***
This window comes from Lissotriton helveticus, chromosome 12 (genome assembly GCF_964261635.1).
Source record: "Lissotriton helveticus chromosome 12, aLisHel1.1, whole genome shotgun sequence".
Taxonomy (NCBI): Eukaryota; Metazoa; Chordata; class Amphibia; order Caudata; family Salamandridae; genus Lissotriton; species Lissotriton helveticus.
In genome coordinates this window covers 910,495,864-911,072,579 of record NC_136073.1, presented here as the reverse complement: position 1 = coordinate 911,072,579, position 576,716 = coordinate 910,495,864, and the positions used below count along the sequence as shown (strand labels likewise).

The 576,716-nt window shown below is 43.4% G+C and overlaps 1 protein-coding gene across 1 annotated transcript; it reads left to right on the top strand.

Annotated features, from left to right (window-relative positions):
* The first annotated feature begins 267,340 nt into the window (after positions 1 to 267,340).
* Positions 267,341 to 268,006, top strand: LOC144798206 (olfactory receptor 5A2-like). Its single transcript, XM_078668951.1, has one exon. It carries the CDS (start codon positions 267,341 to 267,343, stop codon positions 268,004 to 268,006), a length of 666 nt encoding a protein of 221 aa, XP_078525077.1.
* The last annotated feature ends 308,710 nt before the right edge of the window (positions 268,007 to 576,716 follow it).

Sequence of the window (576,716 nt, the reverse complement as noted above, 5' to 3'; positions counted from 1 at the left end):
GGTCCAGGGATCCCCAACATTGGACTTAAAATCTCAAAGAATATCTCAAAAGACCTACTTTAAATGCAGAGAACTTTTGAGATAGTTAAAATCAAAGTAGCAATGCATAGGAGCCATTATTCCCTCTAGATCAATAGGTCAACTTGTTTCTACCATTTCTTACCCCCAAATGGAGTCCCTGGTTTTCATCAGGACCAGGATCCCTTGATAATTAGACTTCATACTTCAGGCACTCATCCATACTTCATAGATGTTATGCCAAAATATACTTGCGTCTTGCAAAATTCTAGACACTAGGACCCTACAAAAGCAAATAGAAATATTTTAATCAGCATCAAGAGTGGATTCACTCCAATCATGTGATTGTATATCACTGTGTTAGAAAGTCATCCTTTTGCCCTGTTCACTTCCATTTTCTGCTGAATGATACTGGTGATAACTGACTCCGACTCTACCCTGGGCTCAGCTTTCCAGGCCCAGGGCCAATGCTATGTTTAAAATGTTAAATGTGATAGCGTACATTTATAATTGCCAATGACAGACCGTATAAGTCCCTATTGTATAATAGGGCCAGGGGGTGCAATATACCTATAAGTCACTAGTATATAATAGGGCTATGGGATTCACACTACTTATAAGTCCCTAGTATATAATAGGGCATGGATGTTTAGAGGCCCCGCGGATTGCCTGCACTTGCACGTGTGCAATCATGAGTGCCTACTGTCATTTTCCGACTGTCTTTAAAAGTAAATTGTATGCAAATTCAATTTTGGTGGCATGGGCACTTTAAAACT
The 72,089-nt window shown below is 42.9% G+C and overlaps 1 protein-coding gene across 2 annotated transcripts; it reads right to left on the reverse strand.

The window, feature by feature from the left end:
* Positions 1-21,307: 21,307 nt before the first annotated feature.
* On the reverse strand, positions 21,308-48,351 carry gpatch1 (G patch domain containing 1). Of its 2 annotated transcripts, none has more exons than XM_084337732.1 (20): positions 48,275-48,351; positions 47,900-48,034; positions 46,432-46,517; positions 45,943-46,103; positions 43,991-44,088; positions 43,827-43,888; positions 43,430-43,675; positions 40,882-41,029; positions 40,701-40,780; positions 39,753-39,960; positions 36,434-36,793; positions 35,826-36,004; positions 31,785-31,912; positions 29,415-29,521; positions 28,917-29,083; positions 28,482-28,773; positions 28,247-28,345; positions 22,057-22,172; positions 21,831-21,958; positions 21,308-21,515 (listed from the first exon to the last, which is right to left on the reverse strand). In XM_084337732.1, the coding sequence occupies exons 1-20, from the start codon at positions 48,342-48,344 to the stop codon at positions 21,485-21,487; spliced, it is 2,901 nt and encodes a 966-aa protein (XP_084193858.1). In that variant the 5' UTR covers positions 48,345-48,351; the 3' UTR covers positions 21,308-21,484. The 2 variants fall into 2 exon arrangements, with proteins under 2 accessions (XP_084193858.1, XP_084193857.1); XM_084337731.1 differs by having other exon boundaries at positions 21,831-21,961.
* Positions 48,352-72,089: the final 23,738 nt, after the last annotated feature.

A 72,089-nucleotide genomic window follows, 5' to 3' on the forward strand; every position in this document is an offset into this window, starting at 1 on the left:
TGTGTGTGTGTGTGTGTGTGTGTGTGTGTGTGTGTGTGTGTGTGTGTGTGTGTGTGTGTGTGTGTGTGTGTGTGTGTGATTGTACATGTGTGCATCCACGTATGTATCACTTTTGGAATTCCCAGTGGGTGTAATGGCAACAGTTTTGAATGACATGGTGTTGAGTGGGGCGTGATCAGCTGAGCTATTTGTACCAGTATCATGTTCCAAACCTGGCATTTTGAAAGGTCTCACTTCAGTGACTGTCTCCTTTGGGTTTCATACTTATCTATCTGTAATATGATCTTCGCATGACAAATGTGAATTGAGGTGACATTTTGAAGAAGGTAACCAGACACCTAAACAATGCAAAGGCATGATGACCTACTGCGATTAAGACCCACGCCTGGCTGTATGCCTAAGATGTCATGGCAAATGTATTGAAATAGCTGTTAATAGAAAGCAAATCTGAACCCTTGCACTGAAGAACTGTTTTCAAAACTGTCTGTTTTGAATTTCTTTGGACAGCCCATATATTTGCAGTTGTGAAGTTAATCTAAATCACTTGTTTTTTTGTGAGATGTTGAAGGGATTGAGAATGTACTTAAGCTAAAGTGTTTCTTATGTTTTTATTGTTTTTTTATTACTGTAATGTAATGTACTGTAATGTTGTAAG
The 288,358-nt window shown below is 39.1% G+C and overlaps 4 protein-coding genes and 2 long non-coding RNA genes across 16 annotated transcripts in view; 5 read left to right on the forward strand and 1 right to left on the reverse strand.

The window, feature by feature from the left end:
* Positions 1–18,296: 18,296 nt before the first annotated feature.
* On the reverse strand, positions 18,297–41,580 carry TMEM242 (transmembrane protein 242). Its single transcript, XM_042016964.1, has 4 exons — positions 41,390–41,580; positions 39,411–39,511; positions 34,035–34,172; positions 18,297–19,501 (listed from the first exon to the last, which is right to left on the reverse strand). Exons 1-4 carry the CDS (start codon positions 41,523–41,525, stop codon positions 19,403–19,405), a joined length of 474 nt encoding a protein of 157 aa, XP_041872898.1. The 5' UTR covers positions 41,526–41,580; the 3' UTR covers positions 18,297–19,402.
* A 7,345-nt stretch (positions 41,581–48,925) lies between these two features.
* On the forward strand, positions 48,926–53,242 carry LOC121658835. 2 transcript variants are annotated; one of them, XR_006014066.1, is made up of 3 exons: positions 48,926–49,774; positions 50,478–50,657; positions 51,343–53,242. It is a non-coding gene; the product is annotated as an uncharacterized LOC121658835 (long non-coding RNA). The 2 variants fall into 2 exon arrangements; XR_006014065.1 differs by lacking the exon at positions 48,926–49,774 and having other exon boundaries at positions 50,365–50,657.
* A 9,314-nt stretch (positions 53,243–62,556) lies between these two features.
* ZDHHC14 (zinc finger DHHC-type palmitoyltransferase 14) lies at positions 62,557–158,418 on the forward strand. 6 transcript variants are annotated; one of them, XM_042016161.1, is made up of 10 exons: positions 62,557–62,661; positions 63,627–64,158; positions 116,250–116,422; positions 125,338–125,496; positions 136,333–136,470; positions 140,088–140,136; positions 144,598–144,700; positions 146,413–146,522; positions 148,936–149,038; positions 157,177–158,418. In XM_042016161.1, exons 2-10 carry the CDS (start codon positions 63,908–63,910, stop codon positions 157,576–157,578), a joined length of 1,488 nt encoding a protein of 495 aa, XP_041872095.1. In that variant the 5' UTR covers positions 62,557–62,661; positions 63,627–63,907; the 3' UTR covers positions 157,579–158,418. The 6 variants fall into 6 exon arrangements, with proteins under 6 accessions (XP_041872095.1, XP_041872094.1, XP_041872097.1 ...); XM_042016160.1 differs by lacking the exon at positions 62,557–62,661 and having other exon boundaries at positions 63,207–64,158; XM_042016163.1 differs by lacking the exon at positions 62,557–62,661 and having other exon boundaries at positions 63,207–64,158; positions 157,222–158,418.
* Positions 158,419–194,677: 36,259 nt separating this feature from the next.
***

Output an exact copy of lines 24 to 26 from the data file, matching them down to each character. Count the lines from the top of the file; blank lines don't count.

* On the forward strand, positions 48,926–53,242 carry LOC121658835. 2 transcript variants are annotated; one of them, XR_006014066.1, is made up of 3 exons: positions 48,926–49,774; positions 50,478–50,657; positions 51,343–53,242. It is a non-coding gene; the product is annotated as an uncharacterized LOC121658835 (long non-coding RNA). The 2 variants fall into 2 exon arrangements; XR_006014065.1 differs by lacking the exon at positions 48,926–49,774 and having other exon boundaries at positions 50,365–50,657.
* A 9,314-nt stretch (positions 53,243–62,556) lies between these two features.
* ZDHHC14 (zinc finger DHHC-type palmitoyltransferase 14) lies at positions 62,557–158,418 on the forward strand. 6 transcript variants are annotated; one of them, XM_042016161.1, is made up of 10 exons: positions 62,557–62,661; positions 63,627–64,158; positions 116,250–116,422; positions 125,338–125,496; positions 136,333–136,470; positions 140,088–140,136; positions 144,598–144,700; positions 146,413–146,522; positions 148,936–149,038; positions 157,177–158,418. In XM_042016161.1, exons 2-10 carry the CDS (start codon positions 63,908–63,910, stop codon positions 157,576–157,578), a joined length of 1,488 nt encoding a protein of 495 aa, XP_041872095.1. In that variant the 5' UTR covers positions 62,557–62,661; positions 63,627–63,907; the 3' UTR covers positions 157,579–158,418. The 6 variants fall into 6 exon arrangements, with proteins under 6 accessions (XP_041872095.1, XP_041872094.1, XP_041872097.1 ...); XM_042016160.1 differs by lacking the exon at positions 62,557–62,661 and having other exon boundaries at positions 63,207–64,158; XM_042016163.1 differs by lacking the exon at positions 62,557–62,661 and having other exon boundaries at positions 63,207–64,158; positions 157,222–158,418.